What does my credit score need to be to get a debt consolidation loan? The answer is more complicated than you might think. To begin with, there are several scoring models that lenders may use to qualify borrowers. The most common is FICO, which is what we’re going to cover in this article. Their scores range from 300 to 850. Here’s the breakdown of what those scores typically mean:
- 800-850: Exceptional
- 740-799: Very Good
- 670-739: Good
- 580-669: Fair
- 300-579: Poor
Other variables that factor into lending criteria are the applicant’s debt-to-income ratio and employment status. Assume you’ll need a steady job and verifiable income. Outstanding debt will be reported on your credit report, which is used to calculate your credit score, but the lender could dig deeper because credit reporting is often delayed by creditors.
Does an exceptional credit score (800+) guarantee approval?
As stated above, there are several factors that go into screening potential borrowers, so there’s no way to “guarantee” you’ll be approved because you have an exceptional credit score. That said, less than one in five Americans have a credit score in this range, so your chances of getting a debt consolidation loan are much better if you have excellent credit.
An exceptional credit score shows the applicant has a disciplined approach to handling his or her debt. Lenders put people like that in a “low risk” category because the likelihood of them getting repaid is high. Applicants with lower credit scores may have a history of late or missed payments. Lenders look for those red flags when evaluating loan applications.
Debt Consolidation with Very Good (740-799) Credit
There’s only a slight difference between getting approved for a debt consolidation loan with “excellent” credit and getting approved with “very good” credit. This range still puts you in a low-risk category with lenders, but the debt consolidation loan rates might be slightly higher. That’s dependent on what the current “prime rate” is, which the banks have no control over.
Moving into a higher credit bracket when you already have very good credit is more difficult than you might think. Some of the variables used to calculate a credit score, like “length of credit history” and “payment history,” only change as time passes. A late payment may stay on your credit report for years. Even if you make no other mistakes, it will still cost you a few points.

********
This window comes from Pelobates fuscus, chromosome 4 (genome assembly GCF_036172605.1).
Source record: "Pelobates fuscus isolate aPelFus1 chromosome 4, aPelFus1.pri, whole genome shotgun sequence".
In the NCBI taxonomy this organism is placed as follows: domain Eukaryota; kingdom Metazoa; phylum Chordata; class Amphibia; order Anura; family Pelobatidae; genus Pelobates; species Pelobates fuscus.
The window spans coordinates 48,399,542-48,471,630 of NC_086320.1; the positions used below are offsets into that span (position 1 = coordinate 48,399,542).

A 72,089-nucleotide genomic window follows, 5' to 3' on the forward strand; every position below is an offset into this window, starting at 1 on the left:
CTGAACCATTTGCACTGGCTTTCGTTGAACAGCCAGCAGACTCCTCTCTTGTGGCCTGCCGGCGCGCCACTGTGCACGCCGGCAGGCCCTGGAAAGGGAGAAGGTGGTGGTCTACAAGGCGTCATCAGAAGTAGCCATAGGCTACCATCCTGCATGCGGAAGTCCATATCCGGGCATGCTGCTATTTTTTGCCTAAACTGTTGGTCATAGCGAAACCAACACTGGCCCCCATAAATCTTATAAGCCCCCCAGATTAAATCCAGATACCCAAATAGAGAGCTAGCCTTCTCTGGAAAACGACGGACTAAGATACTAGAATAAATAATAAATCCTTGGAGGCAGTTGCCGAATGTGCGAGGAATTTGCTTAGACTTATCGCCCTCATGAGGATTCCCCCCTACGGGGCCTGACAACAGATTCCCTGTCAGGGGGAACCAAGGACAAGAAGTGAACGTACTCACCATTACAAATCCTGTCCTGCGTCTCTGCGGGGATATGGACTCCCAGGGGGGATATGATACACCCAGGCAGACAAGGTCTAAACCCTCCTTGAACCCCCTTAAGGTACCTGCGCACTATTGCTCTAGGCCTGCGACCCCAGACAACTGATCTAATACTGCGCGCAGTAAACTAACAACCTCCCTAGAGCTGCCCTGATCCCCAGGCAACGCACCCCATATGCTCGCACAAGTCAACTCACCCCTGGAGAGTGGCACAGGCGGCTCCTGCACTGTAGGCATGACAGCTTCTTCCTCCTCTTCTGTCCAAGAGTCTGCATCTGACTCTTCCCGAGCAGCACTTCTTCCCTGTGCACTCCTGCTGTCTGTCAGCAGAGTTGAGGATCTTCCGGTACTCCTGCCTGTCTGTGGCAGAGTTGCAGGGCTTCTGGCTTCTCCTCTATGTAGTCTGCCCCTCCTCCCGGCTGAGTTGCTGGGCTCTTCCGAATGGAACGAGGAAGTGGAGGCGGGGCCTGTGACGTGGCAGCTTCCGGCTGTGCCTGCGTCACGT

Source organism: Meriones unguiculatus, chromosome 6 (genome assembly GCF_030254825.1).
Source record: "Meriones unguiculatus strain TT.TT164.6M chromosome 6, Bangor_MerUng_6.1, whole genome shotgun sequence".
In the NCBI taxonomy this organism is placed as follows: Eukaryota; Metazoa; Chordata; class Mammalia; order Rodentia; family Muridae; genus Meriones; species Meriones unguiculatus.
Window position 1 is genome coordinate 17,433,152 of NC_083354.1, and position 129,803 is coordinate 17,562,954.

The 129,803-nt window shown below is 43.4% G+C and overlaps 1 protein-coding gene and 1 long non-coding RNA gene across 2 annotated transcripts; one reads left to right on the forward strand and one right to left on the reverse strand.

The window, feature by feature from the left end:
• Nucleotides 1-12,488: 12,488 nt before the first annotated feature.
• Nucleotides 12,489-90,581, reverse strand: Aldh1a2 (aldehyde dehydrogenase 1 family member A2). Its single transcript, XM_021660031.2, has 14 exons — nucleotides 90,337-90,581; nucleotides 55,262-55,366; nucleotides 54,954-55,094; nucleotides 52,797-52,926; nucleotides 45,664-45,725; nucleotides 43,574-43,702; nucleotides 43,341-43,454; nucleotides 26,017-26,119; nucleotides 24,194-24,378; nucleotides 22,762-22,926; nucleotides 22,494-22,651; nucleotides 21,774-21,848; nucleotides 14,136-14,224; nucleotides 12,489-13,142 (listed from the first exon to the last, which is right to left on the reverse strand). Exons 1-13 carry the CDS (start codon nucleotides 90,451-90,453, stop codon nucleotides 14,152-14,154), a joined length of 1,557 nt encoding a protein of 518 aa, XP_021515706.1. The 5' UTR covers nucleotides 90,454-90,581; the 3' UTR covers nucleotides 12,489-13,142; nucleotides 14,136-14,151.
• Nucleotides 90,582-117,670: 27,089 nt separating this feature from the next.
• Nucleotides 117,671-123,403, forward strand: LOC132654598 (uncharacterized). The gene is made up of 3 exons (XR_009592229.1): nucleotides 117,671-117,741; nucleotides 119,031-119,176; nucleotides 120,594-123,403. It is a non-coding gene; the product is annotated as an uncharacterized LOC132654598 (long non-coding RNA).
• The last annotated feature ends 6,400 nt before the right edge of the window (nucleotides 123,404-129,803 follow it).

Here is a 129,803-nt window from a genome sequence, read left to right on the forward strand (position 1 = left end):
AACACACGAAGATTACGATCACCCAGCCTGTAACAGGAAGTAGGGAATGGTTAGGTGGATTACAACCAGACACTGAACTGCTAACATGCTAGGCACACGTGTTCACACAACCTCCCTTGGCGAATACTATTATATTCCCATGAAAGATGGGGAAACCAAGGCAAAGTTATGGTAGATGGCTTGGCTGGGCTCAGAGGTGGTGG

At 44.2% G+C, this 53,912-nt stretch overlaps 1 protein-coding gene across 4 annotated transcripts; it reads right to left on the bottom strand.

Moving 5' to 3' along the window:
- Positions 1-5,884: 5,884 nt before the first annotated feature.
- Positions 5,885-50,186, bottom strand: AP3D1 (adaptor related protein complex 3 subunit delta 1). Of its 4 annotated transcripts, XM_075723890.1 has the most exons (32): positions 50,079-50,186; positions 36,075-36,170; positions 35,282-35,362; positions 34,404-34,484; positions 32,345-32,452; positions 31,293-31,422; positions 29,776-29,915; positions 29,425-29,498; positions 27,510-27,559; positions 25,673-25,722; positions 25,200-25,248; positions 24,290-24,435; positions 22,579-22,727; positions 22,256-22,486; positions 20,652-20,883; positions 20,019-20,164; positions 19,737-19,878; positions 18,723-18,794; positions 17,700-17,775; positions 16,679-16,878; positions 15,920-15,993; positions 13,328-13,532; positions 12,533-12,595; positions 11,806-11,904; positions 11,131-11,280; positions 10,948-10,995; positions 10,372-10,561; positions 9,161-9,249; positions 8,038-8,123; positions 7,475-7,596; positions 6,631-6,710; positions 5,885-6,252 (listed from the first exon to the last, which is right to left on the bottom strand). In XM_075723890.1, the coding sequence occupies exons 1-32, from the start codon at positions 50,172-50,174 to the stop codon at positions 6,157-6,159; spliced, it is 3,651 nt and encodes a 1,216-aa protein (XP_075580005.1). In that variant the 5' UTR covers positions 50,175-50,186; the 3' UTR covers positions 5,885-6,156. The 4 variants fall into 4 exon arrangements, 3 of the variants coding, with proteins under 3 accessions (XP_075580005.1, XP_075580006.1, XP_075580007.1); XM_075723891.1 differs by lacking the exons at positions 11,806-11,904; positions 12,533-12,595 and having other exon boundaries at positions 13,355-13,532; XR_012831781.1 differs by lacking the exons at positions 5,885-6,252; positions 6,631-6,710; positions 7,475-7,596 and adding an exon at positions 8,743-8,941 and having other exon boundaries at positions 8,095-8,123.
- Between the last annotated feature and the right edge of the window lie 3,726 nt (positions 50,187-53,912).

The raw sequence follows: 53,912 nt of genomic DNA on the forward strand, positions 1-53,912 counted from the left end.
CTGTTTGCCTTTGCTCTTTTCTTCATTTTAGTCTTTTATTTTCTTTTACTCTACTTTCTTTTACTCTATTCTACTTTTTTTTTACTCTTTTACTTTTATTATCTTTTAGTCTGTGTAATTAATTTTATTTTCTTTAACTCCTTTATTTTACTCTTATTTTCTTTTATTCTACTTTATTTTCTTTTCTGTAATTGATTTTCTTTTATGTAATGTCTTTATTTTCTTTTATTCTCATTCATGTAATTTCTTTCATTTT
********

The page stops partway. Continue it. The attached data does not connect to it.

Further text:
Traditional Banks Want to See Good Credit (670-739)
Debt consolidation loan applicants with credit scores of 670 or above are categorized as “prime borrowers” by lending institutions. According to Experian, 67% of Americans fall in this category, but that number may be going down as economic conditions deteriorate and interest rates continue to rise. Consumers are finding it more difficult to pay their bills on time.
The best way to improve your credit score from “good” to “very good” is to pay off outstanding debt. “Amounts owed” is a variable that accounts for 30% of your overall FICO score. “Payment history” is 35% of your score, so making payments on time is also important. Using a debt consolidation loan to pay off credit cards could help you in both categories.
Does Fair Credit (580-669) disqualify you for debt consolidation?
If you ask at a traditional bank, 670 is the most common answer to the question: “What does my credit score need to be to get a debt consolidation loan?” That might be true at their institution, but there are online lenders who will approve you for a loan even if you’re categorized as a “sub-prime borrower.” A Google search will give you plenty of lending options to look at.
Consumers in the “fair credit” category may be struggling with a heavy debt load or limited income. The United States Court system reported in July that bankruptcy filings were up 10% year-over-year. Many of those who are filing are in the fair credit category. Debt consolidation can help you avoid that by turning variable credit card payments into a low-interest fixed monthly payment.
Can you get a loan with poor credit (Under 580)?
Getting a debt consolidation loan with a low credit score isn’t a problem if you’re willing to pay the high interest and fees you’ll be charged for it. The problem with that is that the cost of the loan could be higher than the cost of paying off the current debt you already have. The average interest rate for credit cards is 28.05%. Poor credit loan interest rates are much higher.
Stop using your credit cards if your credit score is under 580. Make minimum payments on time and you’ll see your score slowly rise, improving your chances of getting approved for an affordable debt consolidation loan. You could also look into a Chapter 11 bankruptcy that will restructure your debt and make it more manageable.
The Bottom Line: What does my credit score need to be to get a debt consolidation loan?
Traditional banks and credit unions will tell you that your credit score needs to be 670 or above to get approved for a debt consolidation loan. Online lenders will do business with you even if your score is in the “fair” category between 580 and 669. Payday lenders will give a loan to anyone, but you’ll pay triple-digit interest on it. That’s not how you consolidate debt.
Check your credit score before filling out any loan applications. If your score is on the borderline between score brackets, work on improving it first. Pay down your debt with minimum payments for a few more months, don’t take on any new debt, and then check your score again. A few points could make a big difference in how much you pay in interest and fees.